IVO-AZA combo therapy boosts OS in IDH1-mutated AML

Elvira Manzano
6 days ago
IVO-AZA combo therapy boosts OS in IDH1-mutated AML

The combination of ivosidenib and azacitidine (IVO-AZA) improves event-free and overall survival (OS) vs AZA alone in patients with acute myeloid leukaemia (AML) bearing somatic mutations in isocitrate dehydrogenase 1 (IDH1), the AGILE trial has shown.

IVO-AZA was associated with a 67-percent reduction in the risk of treatment failure, relapse, or death, and a 56-percent improvement in OS, reported Dr Hartmut Döhner from Ulm University Hospital in Ulm, Germany at ASH 2021.

Median OS was 24 months with IVO-AZA vs 7.9 months for AZA-placebo. “This translated into a hazard ratio of 0.44 (p=0.0005) for death with IVO-AZA,” added Döhner.

The IVO-AZA combination was safe and well-tolerated and resulted in fewer infections vs AZA-placebo. “To top it all, the clinical benefit of IVO-AZA was supported by favourable health-related quality of life in these patients,” Döhner said in a press briefing prior to his presentation.

A better choice

Briefing moderator Dr Mikkael Sekeres from the Sylvester Comprehensive Cancer Center, the University of Miami in Miami, Florida highlighted that survival was three times longer with IVO-AZA.

“If the standard of care is to give azacitidine and venetoclax to patients who do not receive intensive chemotherapy in the inpatient setting, where does this trial end? I would say the combination of azacitidine is not truly a nonintensive therapy, it’s probably on a spectrum between nonintensive and intensive therapy, and probably closer to 7+3 than a lot of people recognize,” Sekeres commented.

He said IVO-AZA may be “a better choice” in older patients with IDH1-mutated AML, particularly those with comorbidities who may not be able to tolerate venetoclax plus azacytidine.

IVO is US FDA-approved as a solo agent in previously treated IDH1-mutated AML and for certain newly diagnosed patients who are ineligible for intensive chemotherapy. Researchers sought to find out if adding AZA to IVO could improve outcomes in this difficult-to-treat population.  

AGILE population

AGILE enrolled 146 patients with IDH1 mutations who were randomly assigned to oral IVO 500 mg daily plus AZA 75 mg/m2 delivered subcutaneously or intravenously, or AZA-placebo. [ASH 2021, abstract 697]

The median age of the patients was 76 years; 75 percent of patients in each arm had de novo AML, 25 percent had AML secondary to treatment, myelodysplastic syndrome, or myeloproliferative neoplasms. Many of them had intermediate cytogenetic risk disease.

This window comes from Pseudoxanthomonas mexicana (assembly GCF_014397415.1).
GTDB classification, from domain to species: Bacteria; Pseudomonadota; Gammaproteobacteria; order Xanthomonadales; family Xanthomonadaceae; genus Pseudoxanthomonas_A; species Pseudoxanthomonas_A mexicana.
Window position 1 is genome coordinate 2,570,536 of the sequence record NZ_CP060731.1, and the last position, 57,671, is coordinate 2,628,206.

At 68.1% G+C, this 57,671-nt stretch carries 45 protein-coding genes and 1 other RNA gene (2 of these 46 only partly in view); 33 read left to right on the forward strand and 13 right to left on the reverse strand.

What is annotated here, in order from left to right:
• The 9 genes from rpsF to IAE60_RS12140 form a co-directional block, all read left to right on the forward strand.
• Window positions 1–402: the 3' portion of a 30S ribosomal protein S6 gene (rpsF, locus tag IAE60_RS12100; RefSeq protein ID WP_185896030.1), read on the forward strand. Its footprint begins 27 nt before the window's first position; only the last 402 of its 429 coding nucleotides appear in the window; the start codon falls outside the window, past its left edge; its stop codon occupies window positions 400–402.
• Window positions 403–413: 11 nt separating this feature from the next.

The trial was stopped after an interim analysis due to significant improvements in patient outcomes in those assigned to IVO-AZA.

By week 24, there were significantly fewer treatment failures, relapse from remission, or death from any cause in the IVO-ASA group (hazard ratio [HR], 0.33; p=0.0011). Event-free survival and OS were consistent across subgroups, including in patients with de novo disease, demographics, baseline cytogenetic risk status, WHO classification of AML, baseline white blood cell count, and baseline percentage of bone marrow blasts.

Clinical and hematologic responses also favoured IVO-AZA, with a complete response rate of 34 percent vs 11 percent for AZA alone (odds ratio [OR], 4.8; p<0.0001).  Overall response rates were 45 percent vs 14 percent (OR, 7.2; p<0 .0001), respectively.

Treatment-emergent adverse events included grade 2 or higher differentiation syndrome (14.1 percent with IVO-AZA vs 8.2 percent with AZA alone). Grade 3 or higher QT interval prolongation was also more frequent with IVO-AZA (9.9 percent vs 4.1 percent).

However, infections of any grade were less common with IVO-AZA. “This was likely because the combination regimen results in greater production of neutrophils and therefore, better protection against infections vs AZA alone,” commented AGILE co-investigator Dr Stephane de Botton from Gustave Roussy Cancer Center in Villejuif, France.

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